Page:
If you’re looking for a well-written dark and twisty thriller, The Last Thing I Told You is a must read.
I haven’t read any of Arsenault’s other books, but I have always been a fan of psycho-thrillers. This story revolves around the murder of a psychologist and written from two points of view: Henry (detective) and Nadine (former patient).
Each chapter we learn a little more about Nadine’s inner thoughts as she continues talking to her former (dead) therapist and we get a little closer to finding out who did it, from Henry’s perspective. It also bounces between the past and the present, so you have to be aware of where in time you are throughout the book.
What makes a good thriller a good thriller is the writing. If an author can keep me guessing until the end, they’ve got a new fan!
And, I’m happy to say the writing was on point. Arsenault’s writing style was a little slower paced than other thrillers, but I appreciated the character development, the tension and the twists that kept me on my toes. I’m looking forward to reading more of her books.
About The Last Thing I Told You
From the acclaimed author of The Evening Spider and The Broken Teaglass comes this psychological thriller about the murder of a psychologist in a quiet New England town and his former patient whose unreliable thread will keep readers guessing until the shocking end.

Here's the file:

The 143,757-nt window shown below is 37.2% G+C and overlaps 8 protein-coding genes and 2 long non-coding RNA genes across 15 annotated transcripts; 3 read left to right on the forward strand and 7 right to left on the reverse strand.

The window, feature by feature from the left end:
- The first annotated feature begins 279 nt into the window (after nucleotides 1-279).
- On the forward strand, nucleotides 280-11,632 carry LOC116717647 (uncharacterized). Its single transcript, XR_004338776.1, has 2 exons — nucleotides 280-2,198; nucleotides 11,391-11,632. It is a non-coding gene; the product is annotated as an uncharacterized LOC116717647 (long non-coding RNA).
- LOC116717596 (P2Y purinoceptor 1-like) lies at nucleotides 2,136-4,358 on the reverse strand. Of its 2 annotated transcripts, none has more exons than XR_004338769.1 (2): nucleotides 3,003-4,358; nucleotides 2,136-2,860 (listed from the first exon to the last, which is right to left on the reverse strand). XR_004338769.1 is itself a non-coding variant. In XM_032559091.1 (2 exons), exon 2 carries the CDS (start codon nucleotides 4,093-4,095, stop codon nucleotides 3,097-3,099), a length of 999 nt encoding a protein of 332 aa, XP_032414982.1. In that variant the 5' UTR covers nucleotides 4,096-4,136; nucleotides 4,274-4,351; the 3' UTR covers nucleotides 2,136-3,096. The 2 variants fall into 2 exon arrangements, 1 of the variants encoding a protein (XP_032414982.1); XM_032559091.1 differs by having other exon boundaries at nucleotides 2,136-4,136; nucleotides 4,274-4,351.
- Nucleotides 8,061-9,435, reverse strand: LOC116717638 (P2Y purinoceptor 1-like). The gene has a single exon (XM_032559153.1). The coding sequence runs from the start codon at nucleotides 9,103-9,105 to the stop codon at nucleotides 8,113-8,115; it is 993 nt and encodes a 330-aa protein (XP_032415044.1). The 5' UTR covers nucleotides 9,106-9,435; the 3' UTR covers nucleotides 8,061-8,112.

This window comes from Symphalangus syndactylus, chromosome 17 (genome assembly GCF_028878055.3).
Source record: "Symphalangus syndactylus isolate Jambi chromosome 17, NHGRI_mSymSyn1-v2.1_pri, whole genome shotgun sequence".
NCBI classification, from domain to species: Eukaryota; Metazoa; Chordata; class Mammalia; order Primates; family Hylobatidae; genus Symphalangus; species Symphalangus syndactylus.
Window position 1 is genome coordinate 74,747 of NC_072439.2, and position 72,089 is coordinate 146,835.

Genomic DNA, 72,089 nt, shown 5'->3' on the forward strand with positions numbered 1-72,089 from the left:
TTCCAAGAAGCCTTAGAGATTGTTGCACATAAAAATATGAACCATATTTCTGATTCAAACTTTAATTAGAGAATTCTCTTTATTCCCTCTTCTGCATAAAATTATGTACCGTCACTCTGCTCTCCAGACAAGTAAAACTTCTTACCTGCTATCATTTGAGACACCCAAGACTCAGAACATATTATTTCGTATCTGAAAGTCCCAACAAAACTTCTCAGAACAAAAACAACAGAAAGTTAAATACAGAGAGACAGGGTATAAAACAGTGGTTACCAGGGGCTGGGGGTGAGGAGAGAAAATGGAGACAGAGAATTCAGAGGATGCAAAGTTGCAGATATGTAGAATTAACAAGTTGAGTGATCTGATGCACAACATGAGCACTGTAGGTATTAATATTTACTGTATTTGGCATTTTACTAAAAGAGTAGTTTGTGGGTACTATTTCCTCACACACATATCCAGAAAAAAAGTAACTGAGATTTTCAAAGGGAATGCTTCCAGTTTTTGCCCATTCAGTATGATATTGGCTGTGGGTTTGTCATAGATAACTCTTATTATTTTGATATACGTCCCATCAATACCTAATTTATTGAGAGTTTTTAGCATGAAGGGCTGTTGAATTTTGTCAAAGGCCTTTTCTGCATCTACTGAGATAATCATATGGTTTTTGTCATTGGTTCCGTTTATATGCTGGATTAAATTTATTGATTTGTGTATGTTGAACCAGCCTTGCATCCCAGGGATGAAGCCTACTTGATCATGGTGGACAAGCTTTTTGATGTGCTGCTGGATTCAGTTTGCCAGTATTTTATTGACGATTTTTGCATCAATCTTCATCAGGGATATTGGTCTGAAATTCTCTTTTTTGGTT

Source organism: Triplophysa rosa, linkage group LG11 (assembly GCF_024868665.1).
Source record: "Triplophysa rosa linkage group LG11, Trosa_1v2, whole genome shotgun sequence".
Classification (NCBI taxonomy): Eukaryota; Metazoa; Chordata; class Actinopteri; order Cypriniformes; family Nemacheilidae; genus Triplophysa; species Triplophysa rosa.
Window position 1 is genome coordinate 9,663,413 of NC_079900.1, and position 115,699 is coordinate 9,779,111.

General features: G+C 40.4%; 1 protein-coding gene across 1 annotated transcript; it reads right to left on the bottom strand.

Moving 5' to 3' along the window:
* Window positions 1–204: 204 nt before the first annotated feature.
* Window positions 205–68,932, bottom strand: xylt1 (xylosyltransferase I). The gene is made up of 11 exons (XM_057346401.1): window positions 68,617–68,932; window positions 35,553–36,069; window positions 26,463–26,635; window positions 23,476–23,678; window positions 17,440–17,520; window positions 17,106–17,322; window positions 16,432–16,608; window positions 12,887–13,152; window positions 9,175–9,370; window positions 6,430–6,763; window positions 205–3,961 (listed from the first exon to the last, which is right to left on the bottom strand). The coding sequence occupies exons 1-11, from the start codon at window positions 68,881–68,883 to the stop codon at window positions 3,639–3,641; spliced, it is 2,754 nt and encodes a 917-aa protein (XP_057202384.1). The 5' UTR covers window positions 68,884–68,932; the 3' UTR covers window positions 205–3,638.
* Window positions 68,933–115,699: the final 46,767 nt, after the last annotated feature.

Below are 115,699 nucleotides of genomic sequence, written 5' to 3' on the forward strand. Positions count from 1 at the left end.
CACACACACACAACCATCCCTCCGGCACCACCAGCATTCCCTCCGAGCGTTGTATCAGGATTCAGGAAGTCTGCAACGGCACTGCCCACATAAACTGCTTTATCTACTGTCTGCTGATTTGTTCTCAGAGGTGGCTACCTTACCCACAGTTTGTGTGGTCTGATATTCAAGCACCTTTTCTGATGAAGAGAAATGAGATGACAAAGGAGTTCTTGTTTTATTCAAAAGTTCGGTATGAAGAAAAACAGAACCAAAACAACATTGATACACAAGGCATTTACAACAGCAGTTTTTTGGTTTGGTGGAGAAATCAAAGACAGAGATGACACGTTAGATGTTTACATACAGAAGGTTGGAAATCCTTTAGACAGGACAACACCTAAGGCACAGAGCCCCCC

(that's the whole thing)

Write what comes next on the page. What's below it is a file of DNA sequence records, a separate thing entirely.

I hear myself whispering. Not again. Not again.
Why did I ever come back here? Surely because of you. Because I thought of something I’d always meant to tell you. Because you were the only one I ever really wanted to tell it to…
Therapist Dr. Mark Fabian is dead—bludgeoned in his office.
But that doesn’t stop former patient Nadine Raines from talking to him—in her head. Why did she come back to her hometown after so many years away? Everyone here thinks she’s crazy. And she has to admit—they might have good reason to think so. She committed a shockingly violent act when she was sixteen and has never really been able to explain that dark impulse—even to Fabian. Now that Fabian’s dead, why is she still trying?
Meanwhile, as Detective Henry Peacher investigates Fabian’s death, he discovers that shortly before he died, Fabian pulled the files of two former patients. One was of Nadine Raines, one of Henry’s former high school classmates. Henry still remembers the disturbing attack on a teacher that marked Nadine as a deeply troubled teen.
More shockingly, the other file was of Johnny Streeter, who is now serving a life sentence for a mass shooting five years ago. The shooting devastated the town and everyone—including Henry, who is uncomfortable with the “hero” status the tragedy afforded him—is ready to move on. But the appearance of his file brings up new questions. Maybe there is a decades-old connection between Nadine and Streeter. And maybe that somehow explains what Nadine is doing in Fabian’s office nearly twenty years after being his patient. Or how Fabian ended up dead two days after her return. Or why Nadine has fled town once again.
But as Nadine and Henry head toward a confrontation, both will discover that the secrets of people’s hearts are rarely simple, and—even in the hidden depths of a psychologist’s files—rarely as they appear.
About Emily Arsenault
Emily Arsenault is also the author of The Broken Teaglass, In Search of the Rose Notes, Miss Me When I’m Gone, and What Strange Creatures. She lives in Shelburne Falls, Massachusetts, with her husband and daughter.
I received an advanced copy of this book from TLC Book Tours in exchange for an honest review.
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